I’m standing in line at a restaurant in Italian Market in South Philadelphia. One of those establishments were the walls…

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Tuesday, October 16th, 2012

CYBER ARMS - Computer Security

(Photo: Reuters)

Israel is facing daily electronic attacks against critical systems, and the attacks are on the increase. To counter the rising cyber storm, they are in the process of creating a digital “Iron Dome”. Which according to Prime Minister Benjamin Netanyahu, will help block the attacks and “protect Israel from cyber terror“.

Israel has been in a battle to survive ever since the nation was re-formed. They have been under constant threat by Islamic nations that simply do not want the country to exist. Now, along with the possibility of physical and even possible nuclear attack, electronic attacks have been rapidly on the rise. All together, Netanyahu recently said that these are “the greatest security-related challenges Israel has faced since its inception”.

Israel has not been sedentary in preparing for these threats. They have put their best and brightest minds at work creating defenses against…

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Fordow Nuclear Plant, Qom, Iran

Sunday, October 14th, 2012


Sanctions hurt Iran; regime will survive

Sunday, October 14th, 2012


Iran’s currency virtually collapsed last week, and the public protests that followed in Tehran stirred memories of the massive anti-regime protests of 2009. This has caused excited speculation in the United States and its allies about the imminent fall of President Mahmoud Ahmadinejad, the abandonment of Iran’s uranium enrichment program or even the end of the whole Islamic regime. Don’t hold your breath.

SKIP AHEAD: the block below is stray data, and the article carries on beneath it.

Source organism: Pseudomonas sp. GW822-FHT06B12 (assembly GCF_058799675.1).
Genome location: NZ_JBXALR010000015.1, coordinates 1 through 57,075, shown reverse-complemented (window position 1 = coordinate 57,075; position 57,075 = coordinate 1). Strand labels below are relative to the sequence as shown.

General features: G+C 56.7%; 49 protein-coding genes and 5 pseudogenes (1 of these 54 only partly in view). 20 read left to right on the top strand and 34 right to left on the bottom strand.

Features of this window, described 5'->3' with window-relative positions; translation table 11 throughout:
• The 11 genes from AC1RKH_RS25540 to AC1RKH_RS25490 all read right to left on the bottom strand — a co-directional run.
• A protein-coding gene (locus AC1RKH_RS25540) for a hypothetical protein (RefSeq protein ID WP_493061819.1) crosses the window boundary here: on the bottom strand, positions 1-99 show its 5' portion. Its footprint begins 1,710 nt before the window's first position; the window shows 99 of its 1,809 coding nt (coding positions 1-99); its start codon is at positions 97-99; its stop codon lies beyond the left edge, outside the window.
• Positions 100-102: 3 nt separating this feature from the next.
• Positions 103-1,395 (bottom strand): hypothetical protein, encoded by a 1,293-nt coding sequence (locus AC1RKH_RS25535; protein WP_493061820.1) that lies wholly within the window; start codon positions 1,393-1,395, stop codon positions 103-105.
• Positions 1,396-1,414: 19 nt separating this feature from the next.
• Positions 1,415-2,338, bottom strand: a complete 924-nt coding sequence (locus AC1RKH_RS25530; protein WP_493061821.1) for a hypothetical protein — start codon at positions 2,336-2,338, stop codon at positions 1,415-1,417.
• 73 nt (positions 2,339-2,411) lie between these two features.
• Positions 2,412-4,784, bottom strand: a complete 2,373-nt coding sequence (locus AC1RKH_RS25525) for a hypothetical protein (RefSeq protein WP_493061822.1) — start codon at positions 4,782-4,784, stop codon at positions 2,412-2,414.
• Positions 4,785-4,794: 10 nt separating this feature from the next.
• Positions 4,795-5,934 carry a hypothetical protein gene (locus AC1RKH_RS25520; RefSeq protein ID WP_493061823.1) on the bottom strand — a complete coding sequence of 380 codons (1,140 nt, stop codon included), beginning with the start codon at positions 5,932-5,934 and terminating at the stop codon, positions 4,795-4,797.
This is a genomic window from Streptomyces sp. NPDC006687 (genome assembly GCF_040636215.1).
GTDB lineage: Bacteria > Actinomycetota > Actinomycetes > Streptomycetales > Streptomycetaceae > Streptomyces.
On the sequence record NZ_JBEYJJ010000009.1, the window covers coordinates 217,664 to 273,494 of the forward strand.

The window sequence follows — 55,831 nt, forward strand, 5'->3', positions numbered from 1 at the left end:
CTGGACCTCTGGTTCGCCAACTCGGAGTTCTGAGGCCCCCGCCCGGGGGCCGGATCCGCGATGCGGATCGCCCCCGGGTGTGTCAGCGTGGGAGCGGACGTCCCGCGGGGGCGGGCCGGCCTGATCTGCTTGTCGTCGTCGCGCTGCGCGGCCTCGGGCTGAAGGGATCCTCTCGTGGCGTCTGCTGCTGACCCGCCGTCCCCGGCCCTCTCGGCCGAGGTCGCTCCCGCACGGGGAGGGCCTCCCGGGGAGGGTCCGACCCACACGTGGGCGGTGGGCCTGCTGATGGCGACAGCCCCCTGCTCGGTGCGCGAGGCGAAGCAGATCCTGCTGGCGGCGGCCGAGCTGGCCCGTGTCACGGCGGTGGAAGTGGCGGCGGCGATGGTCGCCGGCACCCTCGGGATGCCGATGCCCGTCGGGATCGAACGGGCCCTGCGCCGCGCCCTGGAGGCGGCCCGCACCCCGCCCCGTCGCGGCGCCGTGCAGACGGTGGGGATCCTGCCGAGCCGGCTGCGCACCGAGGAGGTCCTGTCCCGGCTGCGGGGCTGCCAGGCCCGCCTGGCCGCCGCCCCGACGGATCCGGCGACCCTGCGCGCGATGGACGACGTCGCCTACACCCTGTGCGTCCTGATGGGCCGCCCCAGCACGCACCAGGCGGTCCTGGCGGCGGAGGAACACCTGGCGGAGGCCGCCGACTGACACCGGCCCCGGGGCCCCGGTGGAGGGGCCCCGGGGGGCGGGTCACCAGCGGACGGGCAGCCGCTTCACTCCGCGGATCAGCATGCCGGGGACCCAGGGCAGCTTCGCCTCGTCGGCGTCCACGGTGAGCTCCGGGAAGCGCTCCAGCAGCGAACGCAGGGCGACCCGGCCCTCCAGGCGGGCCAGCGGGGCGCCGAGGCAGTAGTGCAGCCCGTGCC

Ahmadinejad blamed the currency crisis on the foreign sanctions that are crippling Iran’s trade, of course. His critics at home just blamed him: “The smaller part of the problem relates to sanctions while 80 percent of the problem is rooted in the government’s mistaken policies,” said Ali Larijani, the speaker of the Iranian parliament. But he would say that, wouldn’t he?

It’s true that Ahmadinejad has used the country’s large oil revenues to paper over some serious mistakes in running Iran’s economy, but the current crisis was caused by a steep fall in those revenues — which is directly due to the sanctions.

Four rounds of United Nations-backed trade sanctions, ostensibly meant to stop Iran from developing nuclear weapons, had already cut the country’s oil exports from 2.5 million barrels a day to 1.5 million barrels a day by early this year.

In July came new European Union sanctions banning oil imports from Iran entirely. Since Europe was taking one-fifth of Iran’s remaining oil exports, that blow was enough to send the Iranian rial into free-fall.

Until 2009, the rate of exchange was fairly stable at about 10,000 rials to the dollar. Then it started to fall slowly, and then faster — and in a hectic few days last week, it tumbled a further 40 percent to a low of 35,000 rials to the dollar. That was when the protests began in Tehran’s Grand Bazaar, whose merchants were amongst the strongest supporters of the revolution in 1979.

The protests were contained without any deaths, and the shops in the bazaar are now open again. The rial has recovered slightly, stabilizing at around 28,000 to the dollar. But that is one-third of what it was worth three years ago, and the effects are being felt in almost every household in the country. Formerly comfortable middle-class families are scrambling to put food on the table, and the poor are really suffering.